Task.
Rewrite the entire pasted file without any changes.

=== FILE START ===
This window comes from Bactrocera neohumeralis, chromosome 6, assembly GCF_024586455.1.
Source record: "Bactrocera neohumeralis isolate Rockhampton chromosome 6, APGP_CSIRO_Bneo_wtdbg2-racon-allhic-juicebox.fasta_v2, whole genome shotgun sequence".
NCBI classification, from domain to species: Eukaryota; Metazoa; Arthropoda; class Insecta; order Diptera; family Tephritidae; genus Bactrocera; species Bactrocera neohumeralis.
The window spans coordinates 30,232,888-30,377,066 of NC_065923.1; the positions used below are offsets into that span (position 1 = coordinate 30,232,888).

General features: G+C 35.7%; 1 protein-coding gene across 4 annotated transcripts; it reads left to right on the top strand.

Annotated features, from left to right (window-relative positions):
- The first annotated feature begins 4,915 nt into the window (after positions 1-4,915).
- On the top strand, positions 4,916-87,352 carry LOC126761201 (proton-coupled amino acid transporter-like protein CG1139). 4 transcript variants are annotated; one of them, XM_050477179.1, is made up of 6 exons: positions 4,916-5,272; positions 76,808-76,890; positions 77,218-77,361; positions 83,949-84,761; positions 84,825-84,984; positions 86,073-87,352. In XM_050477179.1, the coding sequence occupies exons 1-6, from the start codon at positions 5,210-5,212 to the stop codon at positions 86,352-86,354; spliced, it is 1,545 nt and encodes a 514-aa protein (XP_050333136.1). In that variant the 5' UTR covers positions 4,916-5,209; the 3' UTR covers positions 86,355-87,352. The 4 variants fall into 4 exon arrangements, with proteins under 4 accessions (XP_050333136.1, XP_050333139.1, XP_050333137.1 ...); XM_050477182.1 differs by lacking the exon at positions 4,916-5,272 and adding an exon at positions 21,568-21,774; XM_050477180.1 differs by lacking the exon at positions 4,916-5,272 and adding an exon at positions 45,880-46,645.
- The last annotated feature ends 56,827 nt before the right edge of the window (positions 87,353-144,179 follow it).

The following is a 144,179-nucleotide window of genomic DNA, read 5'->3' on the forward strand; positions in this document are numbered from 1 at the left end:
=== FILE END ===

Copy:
This window comes from Bactrocera neohumeralis, chromosome 6, assembly GCF_024586455.1.
Source record: "Bactrocera neohumeralis isolate Rockhampton chromosome 6, APGP_CSIRO_Bneo_wtdbg2-racon-allhic-juicebox.fasta_v2, whole genome shotgun sequence".
NCBI classification, from domain to species: Eukaryota; Metazoa; Arthropoda; class Insecta; order Diptera; family Tephritidae; genus Bactrocera; species Bactrocera neohumeralis.
The window spans coordinates 30,232,888-30,377,066 of NC_065923.1; the positions used below are offsets into that span (position 1 = coordinate 30,232,888).

General features: G+C 35.7%; 1 protein-coding gene across 4 annotated transcripts; it reads left to right on the top strand.

Annotated features, from left to right (window-relative positions):
- The first annotated feature begins 4,915 nt into the window (after positions 1-4,915).
- On the top strand, positions 4,916-87,352 carry LOC126761201 (proton-coupled amino acid transporter-like protein CG1139). 4 transcript variants are annotated; one of them, XM_050477179.1, is made up of 6 exons: positions 4,916-5,272; positions 76,808-76,890; positions 77,218-77,361; positions 83,949-84,761; positions 84,825-84,984; positions 86,073-87,352. In XM_050477179.1, the coding sequence occupies exons 1-6, from the start codon at positions 5,210-5,212 to the stop codon at positions 86,352-86,354; spliced, it is 1,545 nt and encodes a 514-aa protein (XP_050333136.1). In that variant the 5' UTR covers positions 4,916-5,209; the 3' UTR covers positions 86,355-87,352. The 4 variants fall into 4 exon arrangements, with proteins under 4 accessions (XP_050333136.1, XP_050333139.1, XP_050333137.1 ...); XM_050477182.1 differs by lacking the exon at positions 4,916-5,272 and adding an exon at positions 21,568-21,774; XM_050477180.1 differs by lacking the exon at positions 4,916-5,272 and adding an exon at positions 45,880-46,645.
- The last annotated feature ends 56,827 nt before the right edge of the window (positions 87,353-144,179 follow it).

The following is a 144,179-nucleotide window of genomic DNA, read 5'->3' on the forward strand; positions in this document are numbered from 1 at the left end: